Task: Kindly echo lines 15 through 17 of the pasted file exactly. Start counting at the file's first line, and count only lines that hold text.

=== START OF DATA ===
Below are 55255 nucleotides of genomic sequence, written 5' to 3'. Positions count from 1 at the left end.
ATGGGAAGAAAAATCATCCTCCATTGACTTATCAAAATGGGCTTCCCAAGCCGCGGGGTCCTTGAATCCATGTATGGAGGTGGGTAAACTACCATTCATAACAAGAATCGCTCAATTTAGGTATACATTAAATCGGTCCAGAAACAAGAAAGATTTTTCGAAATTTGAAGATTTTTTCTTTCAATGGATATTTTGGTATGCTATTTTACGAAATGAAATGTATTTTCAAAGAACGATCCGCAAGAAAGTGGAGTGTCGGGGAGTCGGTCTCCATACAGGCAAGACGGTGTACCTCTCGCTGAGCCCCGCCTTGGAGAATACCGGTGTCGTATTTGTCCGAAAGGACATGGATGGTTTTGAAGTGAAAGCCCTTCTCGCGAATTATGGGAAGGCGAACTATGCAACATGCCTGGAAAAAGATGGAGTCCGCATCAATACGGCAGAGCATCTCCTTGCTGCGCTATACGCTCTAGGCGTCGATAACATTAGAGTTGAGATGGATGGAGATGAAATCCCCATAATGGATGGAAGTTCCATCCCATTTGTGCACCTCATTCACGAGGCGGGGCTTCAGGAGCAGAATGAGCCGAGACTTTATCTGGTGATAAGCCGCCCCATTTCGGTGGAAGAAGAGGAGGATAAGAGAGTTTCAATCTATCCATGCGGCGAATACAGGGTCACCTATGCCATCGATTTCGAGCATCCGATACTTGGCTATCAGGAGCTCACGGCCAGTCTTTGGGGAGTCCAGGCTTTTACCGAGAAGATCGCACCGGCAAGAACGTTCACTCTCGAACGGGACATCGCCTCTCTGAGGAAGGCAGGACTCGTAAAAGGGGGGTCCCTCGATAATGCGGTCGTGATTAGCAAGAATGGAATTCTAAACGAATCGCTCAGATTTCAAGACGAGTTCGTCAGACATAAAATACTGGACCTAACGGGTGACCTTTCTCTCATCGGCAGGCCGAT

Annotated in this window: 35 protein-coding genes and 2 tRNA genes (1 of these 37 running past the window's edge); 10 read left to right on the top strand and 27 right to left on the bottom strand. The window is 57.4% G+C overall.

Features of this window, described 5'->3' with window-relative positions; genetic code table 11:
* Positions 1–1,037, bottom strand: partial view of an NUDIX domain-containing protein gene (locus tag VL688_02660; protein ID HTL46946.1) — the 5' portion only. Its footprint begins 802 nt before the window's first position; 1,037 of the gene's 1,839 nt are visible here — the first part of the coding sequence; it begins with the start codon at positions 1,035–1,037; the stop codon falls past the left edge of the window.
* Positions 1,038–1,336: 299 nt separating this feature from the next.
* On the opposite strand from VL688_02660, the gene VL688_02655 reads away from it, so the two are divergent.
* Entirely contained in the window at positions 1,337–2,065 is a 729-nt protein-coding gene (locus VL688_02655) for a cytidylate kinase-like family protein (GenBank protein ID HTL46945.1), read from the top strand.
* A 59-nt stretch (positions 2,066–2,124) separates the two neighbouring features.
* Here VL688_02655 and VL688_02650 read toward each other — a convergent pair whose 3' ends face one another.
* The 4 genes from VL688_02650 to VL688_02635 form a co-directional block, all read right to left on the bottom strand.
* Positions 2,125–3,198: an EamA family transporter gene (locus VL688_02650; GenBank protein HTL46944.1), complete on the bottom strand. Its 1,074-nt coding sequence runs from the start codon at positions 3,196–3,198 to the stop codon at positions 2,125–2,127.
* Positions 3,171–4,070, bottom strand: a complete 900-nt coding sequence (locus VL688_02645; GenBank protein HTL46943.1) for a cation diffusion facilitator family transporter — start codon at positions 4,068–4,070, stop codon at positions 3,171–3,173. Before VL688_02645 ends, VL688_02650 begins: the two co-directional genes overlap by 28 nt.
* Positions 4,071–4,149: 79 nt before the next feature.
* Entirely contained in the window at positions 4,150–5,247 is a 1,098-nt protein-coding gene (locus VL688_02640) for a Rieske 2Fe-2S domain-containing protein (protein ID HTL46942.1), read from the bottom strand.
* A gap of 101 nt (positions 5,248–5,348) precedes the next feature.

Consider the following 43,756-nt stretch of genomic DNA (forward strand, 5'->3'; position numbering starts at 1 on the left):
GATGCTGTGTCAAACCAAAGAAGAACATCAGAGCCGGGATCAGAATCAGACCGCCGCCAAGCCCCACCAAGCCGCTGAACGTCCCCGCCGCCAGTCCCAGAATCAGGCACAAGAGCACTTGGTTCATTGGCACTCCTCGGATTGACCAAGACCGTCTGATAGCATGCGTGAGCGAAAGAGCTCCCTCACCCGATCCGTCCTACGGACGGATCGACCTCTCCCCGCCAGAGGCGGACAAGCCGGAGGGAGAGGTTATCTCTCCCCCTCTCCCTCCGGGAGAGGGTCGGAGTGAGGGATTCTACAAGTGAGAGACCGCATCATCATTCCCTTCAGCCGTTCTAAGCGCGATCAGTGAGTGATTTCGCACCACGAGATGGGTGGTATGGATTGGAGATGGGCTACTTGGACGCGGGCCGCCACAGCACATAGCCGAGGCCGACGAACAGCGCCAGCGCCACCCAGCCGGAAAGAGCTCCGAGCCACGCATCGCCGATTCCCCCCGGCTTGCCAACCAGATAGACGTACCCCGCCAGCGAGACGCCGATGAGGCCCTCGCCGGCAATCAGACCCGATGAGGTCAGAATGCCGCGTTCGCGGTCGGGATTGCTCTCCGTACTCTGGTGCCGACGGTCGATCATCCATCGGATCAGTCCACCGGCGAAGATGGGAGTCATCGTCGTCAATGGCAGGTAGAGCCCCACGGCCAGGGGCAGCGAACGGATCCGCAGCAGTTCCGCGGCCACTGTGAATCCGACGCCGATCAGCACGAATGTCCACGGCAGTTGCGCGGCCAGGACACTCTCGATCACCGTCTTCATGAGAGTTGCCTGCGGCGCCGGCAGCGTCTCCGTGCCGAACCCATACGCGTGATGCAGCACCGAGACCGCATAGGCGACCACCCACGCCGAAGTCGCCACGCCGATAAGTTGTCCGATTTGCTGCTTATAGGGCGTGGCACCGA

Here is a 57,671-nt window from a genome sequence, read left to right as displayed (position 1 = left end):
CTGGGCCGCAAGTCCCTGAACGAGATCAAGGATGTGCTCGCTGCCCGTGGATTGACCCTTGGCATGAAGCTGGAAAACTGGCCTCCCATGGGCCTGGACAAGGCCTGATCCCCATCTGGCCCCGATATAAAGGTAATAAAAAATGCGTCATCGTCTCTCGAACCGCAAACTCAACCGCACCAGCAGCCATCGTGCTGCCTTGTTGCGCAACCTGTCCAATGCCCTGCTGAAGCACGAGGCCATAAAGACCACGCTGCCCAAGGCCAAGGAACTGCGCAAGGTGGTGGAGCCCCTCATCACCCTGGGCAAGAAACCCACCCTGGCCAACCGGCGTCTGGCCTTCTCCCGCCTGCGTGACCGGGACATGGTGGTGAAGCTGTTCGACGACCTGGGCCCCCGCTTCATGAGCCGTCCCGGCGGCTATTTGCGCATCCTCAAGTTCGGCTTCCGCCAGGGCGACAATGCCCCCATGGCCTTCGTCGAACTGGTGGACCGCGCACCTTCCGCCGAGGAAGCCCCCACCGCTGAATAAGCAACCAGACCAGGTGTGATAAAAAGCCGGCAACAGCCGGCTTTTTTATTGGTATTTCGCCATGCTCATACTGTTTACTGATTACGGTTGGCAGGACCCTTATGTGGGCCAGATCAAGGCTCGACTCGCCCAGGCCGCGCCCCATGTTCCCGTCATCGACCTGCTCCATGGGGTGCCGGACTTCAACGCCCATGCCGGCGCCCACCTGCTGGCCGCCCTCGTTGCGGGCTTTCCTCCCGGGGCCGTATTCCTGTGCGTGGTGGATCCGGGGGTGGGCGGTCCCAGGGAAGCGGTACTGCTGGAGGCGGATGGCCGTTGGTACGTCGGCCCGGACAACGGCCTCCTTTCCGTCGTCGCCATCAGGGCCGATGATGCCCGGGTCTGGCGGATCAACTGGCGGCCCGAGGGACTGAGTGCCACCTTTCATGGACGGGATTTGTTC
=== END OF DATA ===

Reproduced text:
* Entirely contained in the window at positions 4,150–5,247 is a 1,098-nt protein-coding gene (locus VL688_02640) for a Rieske 2Fe-2S domain-containing protein (protein ID HTL46942.1), read from the bottom strand.
* A gap of 101 nt (positions 5,248–5,348) precedes the next feature.

Consider the following 43,756-nt stretch of genomic DNA (forward strand, 5'->3'; position numbering starts at 1 on the left):